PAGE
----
Microsoft Doubles Live Mesh Test Force

After unveiling its Live Mesh cloud computing service back in April, Microsoft on Wednesday opened up the software’s preview version to a larger number of early users in the United States.

“This week we did two things,” wrote the Live Mesh Team on its official blog. “[We] doubled the maximum number of users we’ll allow to access the Live Mesh Technology Preview,” and “[we] simplified the Tech Preview sign-up process.”

Previously, Live Mesh was available only to a closed testing group. The technology preview is still limited, the company noted, but users with a valid Windows Live ID can now try out the technology — without waiting for an invitation — simply by signing in at the Live Mesh site.

Virtual Online Desktop

Live Mesh is designed to enable users to share files and synchronize folders across multiple PCs. The technology initially supports just Windows PCs, but compatibility with Mac OS X and mobile devices is expected later in the year, Microsoft has said.

The intended result is that users can create a sort of virtual online desktop through which they can share files from multiple devices. They need only install the Live Mesh software on each device, and then add folders to their “mesh.” From then on, folders are automatically synchronized and always available.

Documents, music, photos and videos are all accessible from any device, and users receive a continuously updated feed on the details of shared content and who has accessed it.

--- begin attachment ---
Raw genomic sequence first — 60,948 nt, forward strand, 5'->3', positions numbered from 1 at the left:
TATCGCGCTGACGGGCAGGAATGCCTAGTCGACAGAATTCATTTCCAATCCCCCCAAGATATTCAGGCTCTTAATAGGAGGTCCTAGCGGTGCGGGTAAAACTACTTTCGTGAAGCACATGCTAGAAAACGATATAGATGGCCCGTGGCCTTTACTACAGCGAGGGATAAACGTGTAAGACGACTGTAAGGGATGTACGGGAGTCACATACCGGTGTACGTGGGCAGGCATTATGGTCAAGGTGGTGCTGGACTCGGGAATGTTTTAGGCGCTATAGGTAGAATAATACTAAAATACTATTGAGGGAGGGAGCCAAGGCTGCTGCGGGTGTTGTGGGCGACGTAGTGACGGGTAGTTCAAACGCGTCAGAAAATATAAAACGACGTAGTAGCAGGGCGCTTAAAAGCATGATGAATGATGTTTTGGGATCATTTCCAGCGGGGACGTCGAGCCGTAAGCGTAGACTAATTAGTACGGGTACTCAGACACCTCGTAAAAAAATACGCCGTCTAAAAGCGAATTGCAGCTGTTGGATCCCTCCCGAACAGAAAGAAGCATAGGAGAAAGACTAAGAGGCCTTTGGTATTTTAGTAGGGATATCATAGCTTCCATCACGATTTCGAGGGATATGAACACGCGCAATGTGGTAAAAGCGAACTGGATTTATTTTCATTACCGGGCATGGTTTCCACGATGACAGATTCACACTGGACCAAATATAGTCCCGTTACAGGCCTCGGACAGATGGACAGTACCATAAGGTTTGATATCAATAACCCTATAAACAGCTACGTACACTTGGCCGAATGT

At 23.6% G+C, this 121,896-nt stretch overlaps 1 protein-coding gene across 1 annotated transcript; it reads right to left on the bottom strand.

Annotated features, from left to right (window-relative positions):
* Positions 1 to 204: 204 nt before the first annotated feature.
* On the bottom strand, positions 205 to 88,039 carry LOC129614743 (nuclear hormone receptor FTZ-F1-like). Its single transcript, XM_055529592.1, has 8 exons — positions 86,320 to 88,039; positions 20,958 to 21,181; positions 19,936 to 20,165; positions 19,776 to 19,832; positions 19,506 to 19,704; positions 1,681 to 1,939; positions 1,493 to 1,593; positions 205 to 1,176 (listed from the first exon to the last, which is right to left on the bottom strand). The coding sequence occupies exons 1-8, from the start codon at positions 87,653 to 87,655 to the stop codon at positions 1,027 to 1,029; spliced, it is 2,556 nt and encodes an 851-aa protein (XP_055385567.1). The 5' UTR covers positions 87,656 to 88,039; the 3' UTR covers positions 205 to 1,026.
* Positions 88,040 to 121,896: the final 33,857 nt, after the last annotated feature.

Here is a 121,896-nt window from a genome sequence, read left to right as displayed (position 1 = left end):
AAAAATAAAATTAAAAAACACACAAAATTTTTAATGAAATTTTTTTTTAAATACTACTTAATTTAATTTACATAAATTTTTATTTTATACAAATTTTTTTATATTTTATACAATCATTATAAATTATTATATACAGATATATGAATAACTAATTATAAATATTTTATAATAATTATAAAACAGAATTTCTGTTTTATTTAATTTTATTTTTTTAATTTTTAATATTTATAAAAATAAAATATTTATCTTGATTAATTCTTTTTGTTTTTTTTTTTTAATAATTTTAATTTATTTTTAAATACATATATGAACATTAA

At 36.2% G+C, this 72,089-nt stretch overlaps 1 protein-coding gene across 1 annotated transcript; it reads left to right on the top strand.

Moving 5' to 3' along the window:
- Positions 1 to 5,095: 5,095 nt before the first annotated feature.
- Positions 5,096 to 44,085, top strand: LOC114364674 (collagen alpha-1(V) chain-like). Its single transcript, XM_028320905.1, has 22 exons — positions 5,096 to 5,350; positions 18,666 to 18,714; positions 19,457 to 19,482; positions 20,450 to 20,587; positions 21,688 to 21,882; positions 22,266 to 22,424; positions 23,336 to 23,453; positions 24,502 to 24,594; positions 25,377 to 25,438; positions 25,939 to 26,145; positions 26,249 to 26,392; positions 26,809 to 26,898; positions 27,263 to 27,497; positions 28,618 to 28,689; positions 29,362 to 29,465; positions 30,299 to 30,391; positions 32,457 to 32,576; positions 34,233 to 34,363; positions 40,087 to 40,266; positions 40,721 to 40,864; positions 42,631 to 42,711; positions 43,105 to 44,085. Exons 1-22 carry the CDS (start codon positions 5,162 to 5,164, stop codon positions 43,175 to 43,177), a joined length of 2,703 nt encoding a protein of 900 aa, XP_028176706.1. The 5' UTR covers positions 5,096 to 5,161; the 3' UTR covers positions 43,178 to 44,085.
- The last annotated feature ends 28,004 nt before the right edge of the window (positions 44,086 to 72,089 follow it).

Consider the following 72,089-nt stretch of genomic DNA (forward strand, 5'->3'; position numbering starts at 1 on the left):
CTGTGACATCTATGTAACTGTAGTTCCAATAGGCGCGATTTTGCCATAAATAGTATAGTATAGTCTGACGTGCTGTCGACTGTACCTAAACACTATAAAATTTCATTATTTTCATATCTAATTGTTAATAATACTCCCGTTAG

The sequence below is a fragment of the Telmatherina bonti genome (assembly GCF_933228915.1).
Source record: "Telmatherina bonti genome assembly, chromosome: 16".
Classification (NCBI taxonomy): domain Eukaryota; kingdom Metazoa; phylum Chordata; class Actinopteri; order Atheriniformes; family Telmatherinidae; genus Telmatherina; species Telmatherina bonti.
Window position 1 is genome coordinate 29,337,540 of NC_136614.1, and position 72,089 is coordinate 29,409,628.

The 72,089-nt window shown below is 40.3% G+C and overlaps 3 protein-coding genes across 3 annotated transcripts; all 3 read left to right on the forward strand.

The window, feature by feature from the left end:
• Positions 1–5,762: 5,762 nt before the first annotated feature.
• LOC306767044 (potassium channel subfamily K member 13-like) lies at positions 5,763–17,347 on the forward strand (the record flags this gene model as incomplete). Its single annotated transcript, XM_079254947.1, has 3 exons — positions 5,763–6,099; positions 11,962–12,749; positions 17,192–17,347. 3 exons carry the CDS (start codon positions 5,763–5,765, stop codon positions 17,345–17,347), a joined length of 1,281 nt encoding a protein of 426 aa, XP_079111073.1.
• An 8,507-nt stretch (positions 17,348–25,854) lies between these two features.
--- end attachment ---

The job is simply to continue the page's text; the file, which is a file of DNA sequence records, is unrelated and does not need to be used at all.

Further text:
International Users

The service also offers remote access to connected computers and devices. Down the road, it will add support for devices including the Xbox video game console, the Zune personal media player, digital video recorders, digital photo frames and printers as well, Microsoft said.

As part of the changes to the accessibility of the Live Mesh technical preview this week, Microsoft has also made the technology accessible to international users, it said — but with one caveat.

“You must be willing to change your Windows operating system region and language setting to EN-US,” wrote Ben on the Live Mesh Forum. “Once you do this you will be able to immediately sign in to Live Mesh with a valid Windows Live ID. Please be aware that this may cause other applications that specifically require your native country region and language settings to encounter problems.”

‘Quite a Bit of Work to Do’

Given that the technology still supports only Windows PCs, Microsoft has “quite a bit of work to do on Live Mesh before it becomes really compelling,” Matt Rosoff, an analyst with Directions on Microsoft, told TechNewsWorld.

“They’ve pointed it in the direction they’re going, but it will become much more interesting when it works on devices other than Windows PCs,” Rosoff explained. “When it gets to that point, it becomes pretty interesting. It will be complicated technically to pull off, but assuming they do, it’s conceptually a pretty interesting idea.”

Indeed, “Live Mesh is one of the most promising technologies coming out of Microsoft,” asserted Rob Enderle, president and principal analyst with the Enderle Group. “It allows you to be on almost anything that has Microsoft technology — and even some things that don’t — and makes sure your stuff is with you no matter where you are.”

‘Hard to Go Back’

Enderle currently uses Sharpcast’s SugarSync — another synchronization tool — and the capabilities are compelling, he told TechNewsWorld. “Once you get used to it, it’s hard to go back,” he said.

Looking forward, such tools “could make a huge difference,” Enderle added.

“One of the things people have been struggling with for a long time is that when you use your desktop for some things and your laptop for others, moving between the desktop and laptop can be painful,” he explained. “This fixes that. It really does address a problem the industry has been dealing with for a long time.”

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